It's always heartbreaking when that photo I've just posted appears onscreen after all is said and done and those six women are gone, killed by horrors they never could have predicted. Who knew that monsters from our nightmares are real, and that being trapped by a cave-in wouldn't end up the worst part of their day? There's no doubt that Neil Marshall made a bonafide genre classic: the sense of claustrophobia is palpable. It's got lots of cringe-worthy violence and gore in times of pure action and relative quiet. The creature design is some of the best. But what keeps this movie feeling fresh and vital to me are those six women and the relationships between them. Marshall gives us plenty of time to get to know them and the cast chemistry makes this one of horror's greatest ensembles, which only heightens the tragedy of it all. They display remarkable resolve and courage in the face of indescribable terror and there are small, human moments that take these characters beyond the usual stock archetypes we get in these kinds of movies: I think of Sam, the future surgeon, giving a last tentative glance at her hands before she ruins them in her desperation to survive. I think of the deep friendship between Sarah and Beth brought to an end neither of them should have had to face. I think of sisters Sam and Becca protecting each other and encouraging each other to push on. There is such relief in gulping in that fresh air alongside Sarah when we think she's found a way out, but ultimately the UK ending feels right to me--not just because the US version ends on a dumb jump scare, but because of that bittersweet photo.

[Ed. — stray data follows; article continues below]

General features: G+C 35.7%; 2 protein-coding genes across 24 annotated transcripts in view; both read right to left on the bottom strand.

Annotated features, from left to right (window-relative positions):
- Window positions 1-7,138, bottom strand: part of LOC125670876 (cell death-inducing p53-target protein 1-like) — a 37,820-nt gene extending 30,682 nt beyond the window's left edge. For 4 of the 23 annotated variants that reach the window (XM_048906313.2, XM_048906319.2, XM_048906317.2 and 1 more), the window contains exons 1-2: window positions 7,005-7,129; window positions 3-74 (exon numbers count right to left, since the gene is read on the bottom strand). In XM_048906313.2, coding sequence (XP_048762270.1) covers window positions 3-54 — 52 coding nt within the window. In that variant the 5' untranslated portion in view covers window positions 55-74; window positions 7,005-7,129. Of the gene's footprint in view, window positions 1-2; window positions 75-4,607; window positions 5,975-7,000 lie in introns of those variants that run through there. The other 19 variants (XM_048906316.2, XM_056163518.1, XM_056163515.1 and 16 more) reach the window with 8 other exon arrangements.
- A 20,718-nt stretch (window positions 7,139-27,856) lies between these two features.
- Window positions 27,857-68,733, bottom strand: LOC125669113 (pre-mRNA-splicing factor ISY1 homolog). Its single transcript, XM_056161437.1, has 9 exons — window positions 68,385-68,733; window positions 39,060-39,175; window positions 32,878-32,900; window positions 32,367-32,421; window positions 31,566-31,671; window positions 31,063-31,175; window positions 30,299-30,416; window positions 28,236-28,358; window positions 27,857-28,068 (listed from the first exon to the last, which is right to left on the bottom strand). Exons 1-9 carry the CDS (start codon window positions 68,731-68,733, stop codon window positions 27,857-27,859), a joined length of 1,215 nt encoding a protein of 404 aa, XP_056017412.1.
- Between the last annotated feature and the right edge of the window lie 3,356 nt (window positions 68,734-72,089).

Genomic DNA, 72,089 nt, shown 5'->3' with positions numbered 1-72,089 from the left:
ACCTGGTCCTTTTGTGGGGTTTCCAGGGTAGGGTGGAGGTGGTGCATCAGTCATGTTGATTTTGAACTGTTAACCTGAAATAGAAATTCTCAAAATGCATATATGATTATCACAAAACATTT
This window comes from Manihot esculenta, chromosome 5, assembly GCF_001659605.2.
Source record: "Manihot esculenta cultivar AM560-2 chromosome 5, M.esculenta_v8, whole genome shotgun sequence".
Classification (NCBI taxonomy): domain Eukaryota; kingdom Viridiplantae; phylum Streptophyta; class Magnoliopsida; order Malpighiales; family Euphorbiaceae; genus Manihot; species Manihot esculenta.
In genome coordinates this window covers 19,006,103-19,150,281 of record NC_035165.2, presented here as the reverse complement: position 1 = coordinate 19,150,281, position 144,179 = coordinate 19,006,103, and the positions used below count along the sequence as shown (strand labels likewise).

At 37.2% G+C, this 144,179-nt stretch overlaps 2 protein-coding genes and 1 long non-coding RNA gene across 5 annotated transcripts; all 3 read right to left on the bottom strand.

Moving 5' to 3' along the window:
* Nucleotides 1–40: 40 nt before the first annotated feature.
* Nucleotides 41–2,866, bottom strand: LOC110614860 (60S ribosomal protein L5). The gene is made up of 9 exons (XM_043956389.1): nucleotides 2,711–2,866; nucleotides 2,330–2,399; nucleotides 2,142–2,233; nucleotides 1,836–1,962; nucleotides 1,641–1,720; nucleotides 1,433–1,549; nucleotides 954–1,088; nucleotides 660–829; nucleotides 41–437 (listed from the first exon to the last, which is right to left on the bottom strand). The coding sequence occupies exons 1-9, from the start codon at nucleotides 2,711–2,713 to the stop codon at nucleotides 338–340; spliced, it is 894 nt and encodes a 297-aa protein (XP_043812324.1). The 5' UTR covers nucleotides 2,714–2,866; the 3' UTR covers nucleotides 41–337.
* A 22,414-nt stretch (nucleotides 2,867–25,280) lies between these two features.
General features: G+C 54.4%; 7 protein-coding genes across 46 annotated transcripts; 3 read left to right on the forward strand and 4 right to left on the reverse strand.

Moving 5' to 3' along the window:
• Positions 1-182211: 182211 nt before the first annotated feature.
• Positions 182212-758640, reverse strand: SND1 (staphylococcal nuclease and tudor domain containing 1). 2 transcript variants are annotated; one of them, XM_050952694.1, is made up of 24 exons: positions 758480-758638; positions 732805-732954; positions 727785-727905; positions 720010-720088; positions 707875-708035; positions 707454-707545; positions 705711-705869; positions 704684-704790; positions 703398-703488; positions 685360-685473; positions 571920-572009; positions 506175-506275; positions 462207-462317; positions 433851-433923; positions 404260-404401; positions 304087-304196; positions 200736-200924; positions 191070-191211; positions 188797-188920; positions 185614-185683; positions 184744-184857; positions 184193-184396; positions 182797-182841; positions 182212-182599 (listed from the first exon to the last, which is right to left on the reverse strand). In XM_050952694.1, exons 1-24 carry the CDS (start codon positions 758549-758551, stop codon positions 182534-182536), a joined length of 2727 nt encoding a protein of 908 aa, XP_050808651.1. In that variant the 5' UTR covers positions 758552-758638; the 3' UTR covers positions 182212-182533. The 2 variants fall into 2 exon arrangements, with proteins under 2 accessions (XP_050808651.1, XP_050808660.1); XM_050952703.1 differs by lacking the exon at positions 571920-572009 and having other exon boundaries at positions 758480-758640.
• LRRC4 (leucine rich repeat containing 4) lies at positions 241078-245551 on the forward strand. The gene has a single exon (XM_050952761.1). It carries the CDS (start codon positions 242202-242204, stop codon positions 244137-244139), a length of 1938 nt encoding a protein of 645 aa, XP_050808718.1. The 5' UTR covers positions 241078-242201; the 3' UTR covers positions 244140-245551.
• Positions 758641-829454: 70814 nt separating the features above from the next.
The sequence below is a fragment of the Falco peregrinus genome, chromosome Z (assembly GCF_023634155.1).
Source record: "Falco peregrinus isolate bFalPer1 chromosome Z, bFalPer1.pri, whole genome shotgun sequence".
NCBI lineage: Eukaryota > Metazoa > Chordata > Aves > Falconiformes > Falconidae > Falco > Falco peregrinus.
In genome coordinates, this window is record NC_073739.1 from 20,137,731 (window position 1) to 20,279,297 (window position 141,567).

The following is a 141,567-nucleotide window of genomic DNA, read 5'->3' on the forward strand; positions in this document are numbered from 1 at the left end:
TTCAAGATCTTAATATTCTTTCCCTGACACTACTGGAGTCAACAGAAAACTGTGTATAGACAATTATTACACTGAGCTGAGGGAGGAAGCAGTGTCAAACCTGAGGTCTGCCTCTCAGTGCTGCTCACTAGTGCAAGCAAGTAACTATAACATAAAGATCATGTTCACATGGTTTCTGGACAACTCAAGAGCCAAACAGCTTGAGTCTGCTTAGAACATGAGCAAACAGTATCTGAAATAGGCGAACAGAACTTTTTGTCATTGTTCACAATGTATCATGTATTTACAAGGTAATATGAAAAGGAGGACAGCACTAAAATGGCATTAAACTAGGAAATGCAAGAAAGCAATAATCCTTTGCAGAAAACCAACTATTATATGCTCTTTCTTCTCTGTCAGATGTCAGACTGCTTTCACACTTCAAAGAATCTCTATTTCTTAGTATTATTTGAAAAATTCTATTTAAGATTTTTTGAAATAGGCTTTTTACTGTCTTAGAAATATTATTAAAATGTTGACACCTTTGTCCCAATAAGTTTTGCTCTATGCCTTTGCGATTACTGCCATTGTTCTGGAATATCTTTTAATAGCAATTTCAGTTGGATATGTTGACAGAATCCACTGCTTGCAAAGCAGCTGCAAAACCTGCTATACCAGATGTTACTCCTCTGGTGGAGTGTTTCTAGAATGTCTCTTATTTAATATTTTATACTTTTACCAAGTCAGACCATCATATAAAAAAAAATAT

THE BLAIR WITCH PROJECT (1999, Daniel Myrick & Eduardo Sánchez)

Of course, of course. This movie was (and continues to be) an experience and I cannot overstate how much I love it. It made me the found footage apologist / aficionado I am today. It still scares me beyond belief. Although it is not set in New England, it taps into my homegrown love of witches and witches' graves and urban legends and the woods and all the horrors waiting within. I feel this movie. 

It's also interesting to dissect the politics in this film, the way the two men berate and undermine Heather almost from the jump, their gaslighting and disdain so palpable and obvious that a silly fan theory has evolved, which is that they lured her out there to the woods to kill her. It's ridiculous, of course, but it does speak to the fine whiff of misogyny that seeps in from time to time in the film and in the fandom. No, they say, this isn't a film about a woman who just fucking wants to make a movie and ends up mired in a supernatural situation beyond her control, it's actually a movie about these two men. They are driving the narrative! Meanwhile, Heather cops the blame for a situation wherein she did absolutely nothing wrong and still goes on to frame one of the most iconic shots in horror film history. Justice 4 Heather Donahue, Heather Donahue 4ever.

FRIDAY THE 13th PART 2 (1981, Steve Miner) wait, FRIDAY THE 13th PART III (1982, Steve Miner)...PART 2? PART III...PART III? PART 2

I have long maintained that Part 2's Baghead Jason is best Jason, and while that is still true, my love for Part III cannot be denied. It cannot be denied so much that there is constantly a war for my affections waging between these two movies! Ultimately I couldn't decide...or maybe I decided that I want both. Part 2 is full of iconic moments and characters, from the machete in Mark's head to Mrs. Voorhees's beef jerky head to Ginny fucking goddamn Field...but I ask, does Part III not also have more than its share? The spear in Vera's eye (RIP, queen), Jason putting on that hockey mask but sometimes giving us a peek at what's underneath it, and BIG DUH, horror's most underrated, underappreciated, and overlooked BOSS of a Final Girl, Chris motherfucking Higgins. All of that in THREE whole dimensions. It's clearly my favorite Friday the 13th! But then again, I love Jason showing up in Alice's apartment in Part 2, and...ugh. I now pronounce them movie and movie, and their marriage makes them one big experience that's my fave Friday.

THE WITCH (2015, Robert Eggers)